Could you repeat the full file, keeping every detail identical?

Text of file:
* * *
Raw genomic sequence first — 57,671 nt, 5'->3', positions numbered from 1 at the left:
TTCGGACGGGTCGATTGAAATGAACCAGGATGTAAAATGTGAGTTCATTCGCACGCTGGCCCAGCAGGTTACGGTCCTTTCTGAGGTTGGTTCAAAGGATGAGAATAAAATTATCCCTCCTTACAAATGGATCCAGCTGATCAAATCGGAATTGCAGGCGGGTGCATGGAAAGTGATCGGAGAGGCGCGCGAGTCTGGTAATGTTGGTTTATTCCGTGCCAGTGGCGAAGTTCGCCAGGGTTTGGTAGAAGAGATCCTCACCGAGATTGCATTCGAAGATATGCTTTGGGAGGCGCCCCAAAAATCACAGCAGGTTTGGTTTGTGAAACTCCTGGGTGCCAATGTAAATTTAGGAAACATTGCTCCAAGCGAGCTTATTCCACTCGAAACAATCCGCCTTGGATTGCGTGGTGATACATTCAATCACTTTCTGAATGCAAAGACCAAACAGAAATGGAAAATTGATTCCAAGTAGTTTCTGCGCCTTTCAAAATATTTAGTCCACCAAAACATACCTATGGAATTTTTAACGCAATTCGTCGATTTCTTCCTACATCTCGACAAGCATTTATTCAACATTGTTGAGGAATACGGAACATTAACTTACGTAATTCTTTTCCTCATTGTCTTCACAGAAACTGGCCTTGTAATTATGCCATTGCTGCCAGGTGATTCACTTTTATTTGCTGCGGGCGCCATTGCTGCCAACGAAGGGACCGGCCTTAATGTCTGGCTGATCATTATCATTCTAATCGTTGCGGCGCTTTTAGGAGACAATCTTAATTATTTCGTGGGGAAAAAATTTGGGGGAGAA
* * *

Raw genomic sequence first — 57,671 nt, 5'->3', positions numbered from 1 at the left:
TTCGGACGGGTCGATTGAAATGAACCAGGATGTAAAATGTGAGTTCATTCGCACGCTGGCCCAGCAGGTTACGGTCCTTTCTGAGGTTGGTTCAAAGGATGAGAATAAAATTATCCCTCCTTACAAATGGATCCAGCTGATCAAATCGGAATTGCAGGCGGGTGCATGGAAAGTGATCGGAGAGGCGCGCGAGTCTGGTAATGTTGGTTTATTCCGTGCCAGTGGCGAAGTTCGCCAGGGTTTGGTAGAAGAGATCCTCACCGAGATTGCATTCGAAGATATGCTTTGGGAGGCGCCCCAAAAATCACAGCAGGTTTGGTTTGTGAAACTCCTGGGTGCCAATGTAAATTTAGGAAACATTGCTCCAAGCGAGCTTATTCCACTCGAAACAATCCGCCTTGGATTGCGTGGTGATACATTCAATCACTTTCTGAATGCAAAGACCAAACAGAAATGGAAAATTGATTCCAAGTAGTTTCTGCGCCTTTCAAAATATTTAGTCCACCAAAACATACCTATGGAATTTTTAACGCAATTCGTCGATTTCTTCCTACATCTCGACAAGCATTTATTCAACATTGTTGAGGAATACGGAACATTAACTTACGTAATTCTTTTCCTCATTGTCTTCACAGAAACTGGCCTTGTAATTATGCCATTGCTGCCAGGTGATTCACTTTTATTTGCTGCGGGCGCCATTGCTGCCAACGAAGGGACCGGCCTTAATGTCTGGCTGATCATTATCATTCTAATCGTTGCGGCGCTTTTAGGAGACAATCTTAATTATTTCGTGGGGAAAAAATTTGGGGGAGAA